This is a bad place we are in, you and I, make no mistake; the world darkens on a daily basis and it seems only a matter of time before the stars themselves go out. Most movies I see take perverse delight in screaming into the void, but while Even The Rain screams, it also attempts to make the void that much smaller.
The film, Spain’s official submission in the Best Foreign Language category for the Oscars, stars Gael García Bernal and Luis Tosar as filmmakers working on a revisionist drama about Columbus’ arrival in the New World. They have chosen Cochabamba, Bolivia for location shooting, but arrive during the water crisis of 2000, which pitted ordinary citizens against the government and large corporations determined to control and profit from Bolivia’s scarce water resources.
The film-within-a-film draws comparisons between the filmmakers exploiting local extras, the Bolivian government exploiting its citizens (‘Let them drink champagne!’) and Columbus exploiting the natives in 1492, all for the same reason: tight budgets trump human rights.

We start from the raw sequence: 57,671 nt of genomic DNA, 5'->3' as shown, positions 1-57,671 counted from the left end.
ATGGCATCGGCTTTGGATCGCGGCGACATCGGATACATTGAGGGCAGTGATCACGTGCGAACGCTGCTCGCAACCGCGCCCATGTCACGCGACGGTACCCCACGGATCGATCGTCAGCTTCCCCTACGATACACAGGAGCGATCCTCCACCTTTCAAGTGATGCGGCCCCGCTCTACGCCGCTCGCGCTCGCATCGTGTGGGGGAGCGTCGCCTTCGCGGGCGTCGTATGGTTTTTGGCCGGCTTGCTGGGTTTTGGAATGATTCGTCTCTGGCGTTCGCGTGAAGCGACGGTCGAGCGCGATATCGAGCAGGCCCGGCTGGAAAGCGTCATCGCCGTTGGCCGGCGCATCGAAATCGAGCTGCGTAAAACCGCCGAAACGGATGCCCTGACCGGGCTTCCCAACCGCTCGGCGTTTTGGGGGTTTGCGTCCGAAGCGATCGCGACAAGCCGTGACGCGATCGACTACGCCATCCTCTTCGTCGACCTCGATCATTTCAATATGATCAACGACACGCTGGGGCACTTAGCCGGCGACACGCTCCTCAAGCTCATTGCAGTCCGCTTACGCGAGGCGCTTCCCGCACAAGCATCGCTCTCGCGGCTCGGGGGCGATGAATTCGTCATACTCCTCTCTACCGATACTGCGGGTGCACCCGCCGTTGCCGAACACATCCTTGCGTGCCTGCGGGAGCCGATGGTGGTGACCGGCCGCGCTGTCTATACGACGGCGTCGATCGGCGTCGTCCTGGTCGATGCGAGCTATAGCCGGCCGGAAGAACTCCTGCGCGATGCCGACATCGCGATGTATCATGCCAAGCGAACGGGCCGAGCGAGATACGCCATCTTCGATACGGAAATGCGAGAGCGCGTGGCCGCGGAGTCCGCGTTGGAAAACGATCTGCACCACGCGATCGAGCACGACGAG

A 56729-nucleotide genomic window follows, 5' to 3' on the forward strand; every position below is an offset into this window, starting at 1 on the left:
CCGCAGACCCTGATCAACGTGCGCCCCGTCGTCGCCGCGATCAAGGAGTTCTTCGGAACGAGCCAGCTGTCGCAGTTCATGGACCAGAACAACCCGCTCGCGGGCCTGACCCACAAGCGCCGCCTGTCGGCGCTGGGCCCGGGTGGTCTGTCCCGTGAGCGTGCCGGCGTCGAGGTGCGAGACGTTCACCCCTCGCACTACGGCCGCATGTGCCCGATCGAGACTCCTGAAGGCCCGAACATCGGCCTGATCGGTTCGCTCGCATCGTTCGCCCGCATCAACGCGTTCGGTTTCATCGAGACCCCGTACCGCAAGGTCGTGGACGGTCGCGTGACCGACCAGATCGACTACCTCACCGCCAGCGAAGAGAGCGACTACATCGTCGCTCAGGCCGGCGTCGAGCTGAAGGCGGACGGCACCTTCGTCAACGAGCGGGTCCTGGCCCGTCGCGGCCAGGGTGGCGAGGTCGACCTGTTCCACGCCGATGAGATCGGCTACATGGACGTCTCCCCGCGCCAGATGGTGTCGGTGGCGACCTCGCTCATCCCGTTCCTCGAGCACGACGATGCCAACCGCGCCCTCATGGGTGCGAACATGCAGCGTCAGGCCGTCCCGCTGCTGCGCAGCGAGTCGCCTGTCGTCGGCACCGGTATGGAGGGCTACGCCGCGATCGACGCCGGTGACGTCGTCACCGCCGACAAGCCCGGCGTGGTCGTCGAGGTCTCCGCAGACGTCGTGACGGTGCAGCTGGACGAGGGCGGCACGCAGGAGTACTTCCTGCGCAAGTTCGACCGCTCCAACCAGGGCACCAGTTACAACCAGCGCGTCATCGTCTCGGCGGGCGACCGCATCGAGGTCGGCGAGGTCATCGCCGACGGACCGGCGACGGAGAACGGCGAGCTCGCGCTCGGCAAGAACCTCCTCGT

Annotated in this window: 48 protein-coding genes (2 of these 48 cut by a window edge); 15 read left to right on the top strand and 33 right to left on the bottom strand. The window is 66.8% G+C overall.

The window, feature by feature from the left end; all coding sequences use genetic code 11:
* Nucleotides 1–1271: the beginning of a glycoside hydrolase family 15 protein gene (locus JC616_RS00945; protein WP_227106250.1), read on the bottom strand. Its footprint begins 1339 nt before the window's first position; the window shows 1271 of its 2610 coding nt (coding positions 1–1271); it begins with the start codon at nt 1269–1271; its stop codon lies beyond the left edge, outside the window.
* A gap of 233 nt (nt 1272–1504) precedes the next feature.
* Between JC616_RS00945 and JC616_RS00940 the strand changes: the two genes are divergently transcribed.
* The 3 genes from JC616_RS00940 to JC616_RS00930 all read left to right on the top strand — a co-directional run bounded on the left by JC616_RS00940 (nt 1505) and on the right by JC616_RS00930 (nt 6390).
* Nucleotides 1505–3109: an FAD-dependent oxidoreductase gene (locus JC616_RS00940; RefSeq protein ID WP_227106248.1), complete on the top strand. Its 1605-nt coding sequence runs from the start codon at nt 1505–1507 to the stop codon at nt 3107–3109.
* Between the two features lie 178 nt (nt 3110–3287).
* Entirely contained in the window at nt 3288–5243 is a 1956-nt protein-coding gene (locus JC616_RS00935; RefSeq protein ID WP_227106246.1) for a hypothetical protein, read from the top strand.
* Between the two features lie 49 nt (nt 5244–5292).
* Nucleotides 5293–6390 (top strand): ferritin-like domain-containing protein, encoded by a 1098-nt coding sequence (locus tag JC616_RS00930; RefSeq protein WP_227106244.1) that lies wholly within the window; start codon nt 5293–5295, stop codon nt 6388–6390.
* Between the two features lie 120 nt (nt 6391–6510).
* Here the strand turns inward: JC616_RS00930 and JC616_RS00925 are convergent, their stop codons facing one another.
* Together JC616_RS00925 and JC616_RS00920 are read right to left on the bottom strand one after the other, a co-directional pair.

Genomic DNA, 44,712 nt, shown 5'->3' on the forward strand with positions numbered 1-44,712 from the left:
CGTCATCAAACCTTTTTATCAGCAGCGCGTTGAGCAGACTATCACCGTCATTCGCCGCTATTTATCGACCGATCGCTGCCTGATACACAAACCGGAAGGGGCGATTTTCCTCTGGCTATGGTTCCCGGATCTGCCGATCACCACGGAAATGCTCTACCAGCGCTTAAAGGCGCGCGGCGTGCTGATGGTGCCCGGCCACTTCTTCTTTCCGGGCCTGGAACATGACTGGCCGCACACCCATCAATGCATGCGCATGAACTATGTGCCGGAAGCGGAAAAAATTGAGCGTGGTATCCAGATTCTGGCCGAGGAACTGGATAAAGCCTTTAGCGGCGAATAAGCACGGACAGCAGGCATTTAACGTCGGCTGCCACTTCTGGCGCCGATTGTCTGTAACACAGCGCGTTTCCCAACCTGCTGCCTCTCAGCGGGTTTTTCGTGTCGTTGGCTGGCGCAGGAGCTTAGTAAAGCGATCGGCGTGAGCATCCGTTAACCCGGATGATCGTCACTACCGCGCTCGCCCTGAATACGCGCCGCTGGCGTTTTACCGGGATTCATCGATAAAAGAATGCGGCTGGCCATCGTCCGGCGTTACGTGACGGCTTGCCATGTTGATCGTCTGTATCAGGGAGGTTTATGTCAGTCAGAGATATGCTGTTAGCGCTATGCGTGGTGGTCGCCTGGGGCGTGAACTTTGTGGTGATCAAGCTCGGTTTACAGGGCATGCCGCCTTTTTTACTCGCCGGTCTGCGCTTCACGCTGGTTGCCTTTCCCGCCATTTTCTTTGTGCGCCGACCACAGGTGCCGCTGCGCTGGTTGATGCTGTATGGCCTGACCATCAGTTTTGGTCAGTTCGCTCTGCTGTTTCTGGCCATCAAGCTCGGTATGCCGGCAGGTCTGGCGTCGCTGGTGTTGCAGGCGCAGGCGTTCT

As the filmmakers find themselves caught in the middle of the civil war that threatens their production, they struggle to follow their moral compass when large amounts of money are at stake.
At the heart of Even The Rain is the lack of clear answers for the filmmakers, the Bolivian government and the 1492 Spanish conquistadors when faced with sink or swim decisions. The scene in which Luis Tosar (as producer Costa) must decide whether to flee with the crew or aid in the search of an injured young girl is particularly gut-wrenching.
Director Bollain (an acclaimed actress turned director) paces this tightly woven narrative with a strong tension that’s felt throughout, and the ‘money talks’ motifs are subtle without being obscure. This is a harrowing document of all-too-recent history.
– Christine Estima, Exclaim!